Just after leaving Centerville, we passed Col. Keyes’ brigade, containing the Maine 2d. Many of our friends came to take us by the hand as we passed, and said there had been an unbroken column passing them since early dawn. About two miles further on we turned to the right in order to outflank the enemy’s position and attack in the rear. Gen. Tyler’s division, in which was the 2d Maine, attacked in front. By order of Gen. McDowell, our brigade halted at the turn and allowed Cols. Franklin and Wilcox to pass on. The Ellsworth Zouaves were the rear regiment of Wilcox’s brigade. The guns had now become quite frequent, and we saw the red-shirted and red-capped Zouaves disappear at double quick. We waited till noon, some improving the time to get a little sleep. An order then came to hurry us forward, and we marched at quick step for about four miles – then took a path through the woods – a shorter route than the others had taken. Messengers came back saying we were carrying the day, and at this point an order was brought from Gen. McDowell to go at double quick. This was unfortunate, for the men were tired and very much heated – but the order came from the scene of conflict and we pressed on. When we came neat the battle ground we began to meet ambulances with the wounded and dying. Col. Hunter was the first one severely wounded whom we met. We were then under cover of the woods where was a hospital. As soon as we came out the cannon balls began to fly about is in terrible profusion. Some of the officers left their horses here, preferring to be on foot. Col. Howard and aids rode at the head of the column – Maine 4th in advance, Vermont 2d next, Maine 5th, Maine 3d in the rear. The first two formed in line in a ravine and marched up a hill where there were some trees, but unfortunately the battery they were there to support retreated before they arrived, and met them as they came up. The 5th and 3d formed and awaited orders, but soon after a body of cavalry came dashing down the hill in retreat, and there a battery of the enemy opened nearly upon the right flank of the ravine. This accelerated the flight of the cavalry, and when the cannon balls began to strike among the ranks of these reserved regiments, they became somewhat scattered. The flight of the cavalry, which indicated a general retreat operated disastrously upon these men, but they afterward rallied, when Col. Howard returned for them to come up to the support of the two regiments already advanced to the brow of the hill. These two had fired about twenty rounds apiece, until their muskets became too hot to use. A part of the Vermont 2d had rifles, and their officers desired to halt, saying they could reach the enemy from that point. Col. Howard consented in this case, and the Vermont 2d were gratified to see a body of the enemy’s troops flee before their fire, and retreat along the road to Manassas Junction.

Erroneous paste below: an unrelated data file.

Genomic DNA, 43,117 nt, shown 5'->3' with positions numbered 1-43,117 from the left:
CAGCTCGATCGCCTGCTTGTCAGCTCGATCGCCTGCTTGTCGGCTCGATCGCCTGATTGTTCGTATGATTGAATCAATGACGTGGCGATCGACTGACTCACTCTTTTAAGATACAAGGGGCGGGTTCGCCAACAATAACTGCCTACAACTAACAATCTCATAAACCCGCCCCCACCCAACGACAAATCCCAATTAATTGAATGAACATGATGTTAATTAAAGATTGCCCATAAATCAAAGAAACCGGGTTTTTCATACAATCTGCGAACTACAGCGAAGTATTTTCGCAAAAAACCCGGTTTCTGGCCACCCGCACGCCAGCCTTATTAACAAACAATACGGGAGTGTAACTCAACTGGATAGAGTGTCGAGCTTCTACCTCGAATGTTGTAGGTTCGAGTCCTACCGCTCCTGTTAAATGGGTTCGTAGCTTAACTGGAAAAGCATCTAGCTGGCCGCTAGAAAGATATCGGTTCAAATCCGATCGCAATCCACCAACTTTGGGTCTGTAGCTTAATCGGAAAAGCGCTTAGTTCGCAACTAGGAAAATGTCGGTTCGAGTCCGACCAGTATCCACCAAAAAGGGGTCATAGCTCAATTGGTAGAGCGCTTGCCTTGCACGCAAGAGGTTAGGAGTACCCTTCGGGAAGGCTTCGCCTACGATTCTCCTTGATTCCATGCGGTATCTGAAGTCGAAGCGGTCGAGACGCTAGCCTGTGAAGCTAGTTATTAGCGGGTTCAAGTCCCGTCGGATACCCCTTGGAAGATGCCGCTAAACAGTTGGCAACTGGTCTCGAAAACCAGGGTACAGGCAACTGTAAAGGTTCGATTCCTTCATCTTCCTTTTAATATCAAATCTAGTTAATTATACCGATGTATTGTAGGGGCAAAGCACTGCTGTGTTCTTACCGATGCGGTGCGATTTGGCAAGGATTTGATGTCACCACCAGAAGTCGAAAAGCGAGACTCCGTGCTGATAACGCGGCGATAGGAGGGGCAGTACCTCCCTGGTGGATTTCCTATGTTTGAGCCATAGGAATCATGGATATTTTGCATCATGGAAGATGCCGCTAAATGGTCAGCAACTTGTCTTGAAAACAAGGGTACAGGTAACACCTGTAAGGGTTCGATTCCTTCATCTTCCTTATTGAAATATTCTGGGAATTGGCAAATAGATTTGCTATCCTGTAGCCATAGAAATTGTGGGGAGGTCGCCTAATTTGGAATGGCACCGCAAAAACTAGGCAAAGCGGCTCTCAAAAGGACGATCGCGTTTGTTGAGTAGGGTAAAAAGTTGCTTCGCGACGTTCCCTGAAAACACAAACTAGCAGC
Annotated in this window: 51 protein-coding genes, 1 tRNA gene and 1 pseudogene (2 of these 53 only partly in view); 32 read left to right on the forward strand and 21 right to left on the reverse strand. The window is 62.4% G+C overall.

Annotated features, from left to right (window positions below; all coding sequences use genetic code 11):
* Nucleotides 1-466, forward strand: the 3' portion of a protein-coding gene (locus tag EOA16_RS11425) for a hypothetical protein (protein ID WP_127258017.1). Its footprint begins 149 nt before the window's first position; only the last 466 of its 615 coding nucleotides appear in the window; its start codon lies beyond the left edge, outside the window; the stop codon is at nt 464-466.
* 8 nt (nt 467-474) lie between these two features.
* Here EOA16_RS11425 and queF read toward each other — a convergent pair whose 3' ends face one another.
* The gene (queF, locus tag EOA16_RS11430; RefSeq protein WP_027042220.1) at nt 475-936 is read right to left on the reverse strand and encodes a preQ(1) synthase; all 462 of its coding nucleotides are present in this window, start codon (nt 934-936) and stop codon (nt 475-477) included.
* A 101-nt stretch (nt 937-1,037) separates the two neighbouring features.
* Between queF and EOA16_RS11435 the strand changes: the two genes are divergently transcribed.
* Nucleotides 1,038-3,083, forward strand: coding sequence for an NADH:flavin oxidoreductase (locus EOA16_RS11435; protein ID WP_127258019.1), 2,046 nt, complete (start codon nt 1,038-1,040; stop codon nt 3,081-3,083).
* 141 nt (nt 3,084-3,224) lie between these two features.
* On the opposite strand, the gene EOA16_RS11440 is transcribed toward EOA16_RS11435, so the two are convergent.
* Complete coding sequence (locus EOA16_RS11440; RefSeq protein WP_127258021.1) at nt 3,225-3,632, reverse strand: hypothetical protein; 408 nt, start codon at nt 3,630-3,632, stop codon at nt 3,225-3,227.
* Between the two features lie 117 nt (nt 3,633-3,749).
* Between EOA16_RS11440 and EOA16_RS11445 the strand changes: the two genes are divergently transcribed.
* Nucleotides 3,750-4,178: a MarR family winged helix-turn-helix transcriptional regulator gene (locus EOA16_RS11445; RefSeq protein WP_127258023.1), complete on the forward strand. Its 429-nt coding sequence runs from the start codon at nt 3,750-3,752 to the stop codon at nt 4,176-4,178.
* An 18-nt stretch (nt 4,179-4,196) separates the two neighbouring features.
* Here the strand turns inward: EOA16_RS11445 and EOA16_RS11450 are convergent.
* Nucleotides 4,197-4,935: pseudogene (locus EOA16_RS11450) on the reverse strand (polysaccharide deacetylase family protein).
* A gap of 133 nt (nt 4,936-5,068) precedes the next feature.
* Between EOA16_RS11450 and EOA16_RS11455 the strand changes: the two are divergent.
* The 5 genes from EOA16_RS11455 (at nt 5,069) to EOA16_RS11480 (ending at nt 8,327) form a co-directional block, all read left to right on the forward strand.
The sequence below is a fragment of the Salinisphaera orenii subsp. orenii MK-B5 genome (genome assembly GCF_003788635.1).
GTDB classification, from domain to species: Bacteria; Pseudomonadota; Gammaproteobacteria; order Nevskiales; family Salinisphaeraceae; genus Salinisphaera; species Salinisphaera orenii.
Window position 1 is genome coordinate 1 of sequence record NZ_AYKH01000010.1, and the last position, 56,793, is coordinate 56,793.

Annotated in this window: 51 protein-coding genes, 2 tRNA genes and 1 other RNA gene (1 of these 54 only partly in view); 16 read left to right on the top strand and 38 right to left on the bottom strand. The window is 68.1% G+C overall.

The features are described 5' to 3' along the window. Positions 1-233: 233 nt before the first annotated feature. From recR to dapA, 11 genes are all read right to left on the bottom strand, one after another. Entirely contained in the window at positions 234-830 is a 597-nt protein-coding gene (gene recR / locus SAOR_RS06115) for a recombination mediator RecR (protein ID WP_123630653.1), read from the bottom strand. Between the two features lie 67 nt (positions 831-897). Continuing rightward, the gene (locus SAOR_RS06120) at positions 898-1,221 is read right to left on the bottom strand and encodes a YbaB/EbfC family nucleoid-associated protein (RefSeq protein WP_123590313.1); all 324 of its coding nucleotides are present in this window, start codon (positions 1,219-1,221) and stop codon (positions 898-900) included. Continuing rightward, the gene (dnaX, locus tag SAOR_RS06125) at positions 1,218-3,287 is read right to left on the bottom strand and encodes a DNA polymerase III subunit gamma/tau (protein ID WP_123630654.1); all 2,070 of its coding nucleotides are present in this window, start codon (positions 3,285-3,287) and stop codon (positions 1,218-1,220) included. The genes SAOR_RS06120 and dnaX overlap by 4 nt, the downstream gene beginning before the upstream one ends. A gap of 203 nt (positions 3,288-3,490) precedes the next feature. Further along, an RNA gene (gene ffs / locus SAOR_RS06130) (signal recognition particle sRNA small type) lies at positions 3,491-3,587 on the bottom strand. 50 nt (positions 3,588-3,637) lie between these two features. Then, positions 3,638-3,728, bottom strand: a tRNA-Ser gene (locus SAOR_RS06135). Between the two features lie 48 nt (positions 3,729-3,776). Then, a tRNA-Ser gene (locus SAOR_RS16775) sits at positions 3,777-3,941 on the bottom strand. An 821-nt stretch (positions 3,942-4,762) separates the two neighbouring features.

Col. Whiting, Vt. 2d, showed great coolness and courage as did Col. Berry, 4th. The Maine 4thhad halted in a line with the Vermont 2d, but the enemy were so sheltered and at such a distance their firing took little effect. The 3d and 5th came up, but advanced no further. No order to that effect had come from Col. H., but undoubtedly their officers supposed such to be the case. Col. h. made a strenuous attempt to move them, riding out in front and urging them on, but once halted it was impossible to advance them further, and they were exposed to a galling fire. Maj. Staples, commanding the 3d Maine, and Lieut. Burt, Brigade Quartermaster, conducted with heroic gallantry, leading on the regiment. Col Howard’s horse was shot, and shells were exploding about him. The fire of our musketry seemed so utterly useless and the ranks were so thin that no better course could be taken than to retreat, as all our forces were doing.